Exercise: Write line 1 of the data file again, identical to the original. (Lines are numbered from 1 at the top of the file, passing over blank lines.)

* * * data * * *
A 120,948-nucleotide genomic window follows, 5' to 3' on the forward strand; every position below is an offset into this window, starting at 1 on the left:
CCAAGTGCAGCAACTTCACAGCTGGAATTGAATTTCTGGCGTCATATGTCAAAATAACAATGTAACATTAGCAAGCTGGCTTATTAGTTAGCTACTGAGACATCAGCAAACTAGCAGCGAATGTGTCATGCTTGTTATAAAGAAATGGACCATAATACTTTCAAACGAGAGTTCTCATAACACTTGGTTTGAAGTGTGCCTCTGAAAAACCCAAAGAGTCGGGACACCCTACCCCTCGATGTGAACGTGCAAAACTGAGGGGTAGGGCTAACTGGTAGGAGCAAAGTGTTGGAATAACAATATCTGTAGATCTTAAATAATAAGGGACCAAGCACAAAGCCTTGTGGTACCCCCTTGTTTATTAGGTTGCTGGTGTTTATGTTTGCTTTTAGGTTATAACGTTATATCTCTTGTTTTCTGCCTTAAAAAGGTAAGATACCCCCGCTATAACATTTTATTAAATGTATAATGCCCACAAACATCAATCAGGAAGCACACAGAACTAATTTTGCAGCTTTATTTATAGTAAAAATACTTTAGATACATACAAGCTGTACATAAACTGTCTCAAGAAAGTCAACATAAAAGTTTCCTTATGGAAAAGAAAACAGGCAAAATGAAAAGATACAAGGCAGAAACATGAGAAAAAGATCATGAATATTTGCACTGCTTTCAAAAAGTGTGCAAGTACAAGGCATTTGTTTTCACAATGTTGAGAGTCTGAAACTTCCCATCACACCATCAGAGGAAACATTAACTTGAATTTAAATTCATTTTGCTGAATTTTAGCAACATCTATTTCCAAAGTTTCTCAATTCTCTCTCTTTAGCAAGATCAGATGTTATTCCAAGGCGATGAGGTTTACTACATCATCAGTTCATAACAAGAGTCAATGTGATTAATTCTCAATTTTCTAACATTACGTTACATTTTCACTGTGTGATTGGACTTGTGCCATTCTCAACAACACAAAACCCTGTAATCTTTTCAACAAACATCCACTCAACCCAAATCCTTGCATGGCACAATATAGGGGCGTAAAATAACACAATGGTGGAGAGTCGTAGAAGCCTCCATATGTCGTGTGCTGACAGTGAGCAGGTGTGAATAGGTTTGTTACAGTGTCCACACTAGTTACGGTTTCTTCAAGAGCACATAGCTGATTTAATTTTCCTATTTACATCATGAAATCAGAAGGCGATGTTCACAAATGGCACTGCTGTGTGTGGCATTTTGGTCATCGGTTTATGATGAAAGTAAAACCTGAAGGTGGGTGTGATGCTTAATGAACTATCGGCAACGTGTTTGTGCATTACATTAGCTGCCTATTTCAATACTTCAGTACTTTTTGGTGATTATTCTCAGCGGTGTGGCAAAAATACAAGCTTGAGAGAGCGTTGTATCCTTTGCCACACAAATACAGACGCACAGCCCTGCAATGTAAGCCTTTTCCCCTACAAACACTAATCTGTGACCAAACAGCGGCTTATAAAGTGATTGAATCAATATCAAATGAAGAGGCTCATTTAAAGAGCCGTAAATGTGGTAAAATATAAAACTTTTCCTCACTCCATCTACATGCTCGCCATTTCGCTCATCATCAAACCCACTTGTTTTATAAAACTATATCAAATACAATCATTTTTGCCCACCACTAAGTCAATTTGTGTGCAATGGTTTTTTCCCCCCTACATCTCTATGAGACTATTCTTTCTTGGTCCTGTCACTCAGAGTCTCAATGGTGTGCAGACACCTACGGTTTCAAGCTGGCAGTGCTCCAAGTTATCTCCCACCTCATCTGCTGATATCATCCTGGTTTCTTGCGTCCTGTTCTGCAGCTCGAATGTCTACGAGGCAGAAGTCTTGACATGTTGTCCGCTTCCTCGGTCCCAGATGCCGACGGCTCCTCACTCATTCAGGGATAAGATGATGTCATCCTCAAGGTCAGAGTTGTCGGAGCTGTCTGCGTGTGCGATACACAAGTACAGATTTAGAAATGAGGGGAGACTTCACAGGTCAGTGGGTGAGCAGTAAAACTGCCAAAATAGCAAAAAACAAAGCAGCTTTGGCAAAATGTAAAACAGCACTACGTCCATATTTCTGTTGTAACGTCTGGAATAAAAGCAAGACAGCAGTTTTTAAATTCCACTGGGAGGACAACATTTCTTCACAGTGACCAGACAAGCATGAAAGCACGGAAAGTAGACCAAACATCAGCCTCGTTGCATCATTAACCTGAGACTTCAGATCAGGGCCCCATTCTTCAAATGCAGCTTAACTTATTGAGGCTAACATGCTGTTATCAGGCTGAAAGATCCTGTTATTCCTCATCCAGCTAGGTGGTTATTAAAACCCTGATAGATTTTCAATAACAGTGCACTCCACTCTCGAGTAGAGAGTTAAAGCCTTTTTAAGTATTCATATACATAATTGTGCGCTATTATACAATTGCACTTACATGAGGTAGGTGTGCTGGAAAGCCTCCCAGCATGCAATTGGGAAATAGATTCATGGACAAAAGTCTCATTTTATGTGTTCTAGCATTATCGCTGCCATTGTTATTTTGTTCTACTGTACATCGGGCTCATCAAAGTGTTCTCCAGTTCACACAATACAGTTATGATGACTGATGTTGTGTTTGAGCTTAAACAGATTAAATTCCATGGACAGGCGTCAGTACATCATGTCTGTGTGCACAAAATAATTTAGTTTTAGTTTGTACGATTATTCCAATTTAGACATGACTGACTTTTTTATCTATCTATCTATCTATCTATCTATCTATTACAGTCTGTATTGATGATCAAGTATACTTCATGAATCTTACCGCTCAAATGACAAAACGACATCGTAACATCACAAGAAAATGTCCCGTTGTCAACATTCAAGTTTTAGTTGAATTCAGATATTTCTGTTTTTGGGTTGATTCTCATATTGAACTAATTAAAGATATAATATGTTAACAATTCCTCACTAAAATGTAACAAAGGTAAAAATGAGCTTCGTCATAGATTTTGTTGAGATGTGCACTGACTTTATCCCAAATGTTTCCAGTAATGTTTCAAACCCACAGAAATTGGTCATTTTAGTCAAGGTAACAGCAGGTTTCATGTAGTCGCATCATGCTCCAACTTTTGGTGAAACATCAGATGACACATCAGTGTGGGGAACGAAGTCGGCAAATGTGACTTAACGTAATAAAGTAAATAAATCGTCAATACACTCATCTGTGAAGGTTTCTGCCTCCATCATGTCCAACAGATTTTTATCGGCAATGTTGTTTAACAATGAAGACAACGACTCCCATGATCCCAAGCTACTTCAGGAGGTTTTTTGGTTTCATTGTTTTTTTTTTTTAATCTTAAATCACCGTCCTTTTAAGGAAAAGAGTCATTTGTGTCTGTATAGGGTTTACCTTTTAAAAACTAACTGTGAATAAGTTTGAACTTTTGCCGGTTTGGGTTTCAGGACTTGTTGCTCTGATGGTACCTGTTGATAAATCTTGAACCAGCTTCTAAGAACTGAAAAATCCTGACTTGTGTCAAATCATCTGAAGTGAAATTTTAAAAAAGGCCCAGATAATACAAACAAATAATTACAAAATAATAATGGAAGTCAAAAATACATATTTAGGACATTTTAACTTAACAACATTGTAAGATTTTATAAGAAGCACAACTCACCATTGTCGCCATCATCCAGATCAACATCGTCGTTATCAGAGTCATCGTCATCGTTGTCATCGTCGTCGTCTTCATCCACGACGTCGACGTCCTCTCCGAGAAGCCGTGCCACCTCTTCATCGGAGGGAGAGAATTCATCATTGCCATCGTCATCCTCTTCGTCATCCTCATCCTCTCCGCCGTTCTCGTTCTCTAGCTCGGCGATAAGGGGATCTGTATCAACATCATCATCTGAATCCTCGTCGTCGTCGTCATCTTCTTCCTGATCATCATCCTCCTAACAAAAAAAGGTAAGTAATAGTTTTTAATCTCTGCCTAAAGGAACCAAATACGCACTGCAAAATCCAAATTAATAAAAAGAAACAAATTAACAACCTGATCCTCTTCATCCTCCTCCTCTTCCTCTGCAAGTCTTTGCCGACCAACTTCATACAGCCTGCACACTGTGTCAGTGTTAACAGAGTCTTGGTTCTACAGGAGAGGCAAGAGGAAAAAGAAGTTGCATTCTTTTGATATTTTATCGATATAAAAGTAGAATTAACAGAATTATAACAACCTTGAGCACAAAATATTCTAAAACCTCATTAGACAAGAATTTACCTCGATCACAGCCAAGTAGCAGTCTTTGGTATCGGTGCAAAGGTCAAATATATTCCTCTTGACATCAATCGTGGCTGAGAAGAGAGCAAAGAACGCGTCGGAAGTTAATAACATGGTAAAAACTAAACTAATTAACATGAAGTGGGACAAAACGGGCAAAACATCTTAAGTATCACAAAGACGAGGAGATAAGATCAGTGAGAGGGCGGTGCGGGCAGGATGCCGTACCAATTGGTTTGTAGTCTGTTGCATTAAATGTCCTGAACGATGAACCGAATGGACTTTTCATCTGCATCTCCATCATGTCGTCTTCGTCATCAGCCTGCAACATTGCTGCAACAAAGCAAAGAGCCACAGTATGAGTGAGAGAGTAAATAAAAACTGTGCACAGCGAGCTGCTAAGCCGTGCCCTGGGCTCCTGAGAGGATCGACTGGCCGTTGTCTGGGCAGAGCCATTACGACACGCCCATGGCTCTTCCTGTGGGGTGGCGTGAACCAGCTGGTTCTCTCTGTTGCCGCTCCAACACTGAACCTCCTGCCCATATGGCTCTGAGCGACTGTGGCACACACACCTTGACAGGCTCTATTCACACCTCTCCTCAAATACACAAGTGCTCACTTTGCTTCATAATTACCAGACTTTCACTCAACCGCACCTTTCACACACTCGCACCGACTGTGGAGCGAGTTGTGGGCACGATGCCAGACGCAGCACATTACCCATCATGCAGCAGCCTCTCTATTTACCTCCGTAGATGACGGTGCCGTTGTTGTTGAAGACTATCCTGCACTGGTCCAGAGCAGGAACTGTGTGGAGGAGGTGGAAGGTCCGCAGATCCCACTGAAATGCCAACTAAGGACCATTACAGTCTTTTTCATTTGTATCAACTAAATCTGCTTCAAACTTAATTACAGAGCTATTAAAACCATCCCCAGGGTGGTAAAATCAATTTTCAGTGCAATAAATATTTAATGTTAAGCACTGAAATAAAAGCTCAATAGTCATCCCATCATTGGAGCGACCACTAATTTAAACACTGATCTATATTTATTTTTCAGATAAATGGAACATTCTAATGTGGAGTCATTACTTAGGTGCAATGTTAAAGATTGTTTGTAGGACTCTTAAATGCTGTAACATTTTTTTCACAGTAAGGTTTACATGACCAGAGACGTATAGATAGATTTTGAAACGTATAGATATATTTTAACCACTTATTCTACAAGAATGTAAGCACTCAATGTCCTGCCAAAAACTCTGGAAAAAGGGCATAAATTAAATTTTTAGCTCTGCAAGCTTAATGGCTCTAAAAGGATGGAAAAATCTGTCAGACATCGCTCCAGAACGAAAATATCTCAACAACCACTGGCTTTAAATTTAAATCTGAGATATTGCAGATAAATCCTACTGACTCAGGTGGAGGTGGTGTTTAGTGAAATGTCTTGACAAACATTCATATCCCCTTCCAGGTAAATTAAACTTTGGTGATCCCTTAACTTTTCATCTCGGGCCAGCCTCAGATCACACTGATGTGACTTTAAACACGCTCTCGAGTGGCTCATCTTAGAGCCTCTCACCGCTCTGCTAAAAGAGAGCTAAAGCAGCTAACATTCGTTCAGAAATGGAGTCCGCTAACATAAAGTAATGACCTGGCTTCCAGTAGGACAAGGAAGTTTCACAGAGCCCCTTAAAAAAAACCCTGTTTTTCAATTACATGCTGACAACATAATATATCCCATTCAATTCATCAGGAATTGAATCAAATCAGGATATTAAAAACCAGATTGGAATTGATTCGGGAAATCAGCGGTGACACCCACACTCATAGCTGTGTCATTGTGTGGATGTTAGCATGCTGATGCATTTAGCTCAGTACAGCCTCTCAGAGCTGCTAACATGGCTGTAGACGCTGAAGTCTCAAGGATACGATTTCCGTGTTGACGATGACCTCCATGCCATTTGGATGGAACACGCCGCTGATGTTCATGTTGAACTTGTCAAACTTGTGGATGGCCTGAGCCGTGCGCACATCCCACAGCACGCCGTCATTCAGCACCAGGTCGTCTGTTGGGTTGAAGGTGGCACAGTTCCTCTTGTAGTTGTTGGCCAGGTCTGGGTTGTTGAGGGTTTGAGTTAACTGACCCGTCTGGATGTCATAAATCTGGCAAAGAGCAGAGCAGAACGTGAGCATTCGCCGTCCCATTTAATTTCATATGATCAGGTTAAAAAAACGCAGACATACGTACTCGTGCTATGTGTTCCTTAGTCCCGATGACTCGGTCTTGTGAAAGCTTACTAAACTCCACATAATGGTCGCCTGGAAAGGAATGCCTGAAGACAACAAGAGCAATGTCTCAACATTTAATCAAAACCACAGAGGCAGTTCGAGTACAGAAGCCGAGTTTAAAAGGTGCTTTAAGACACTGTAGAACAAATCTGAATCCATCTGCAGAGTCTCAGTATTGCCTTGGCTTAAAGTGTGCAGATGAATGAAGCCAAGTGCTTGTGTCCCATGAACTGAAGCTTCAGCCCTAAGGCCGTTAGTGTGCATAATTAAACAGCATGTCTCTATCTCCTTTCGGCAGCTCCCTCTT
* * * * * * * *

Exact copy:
A 120,948-nucleotide genomic window follows, 5' to 3' on the forward strand; every position below is an offset into this window, starting at 1 on the left: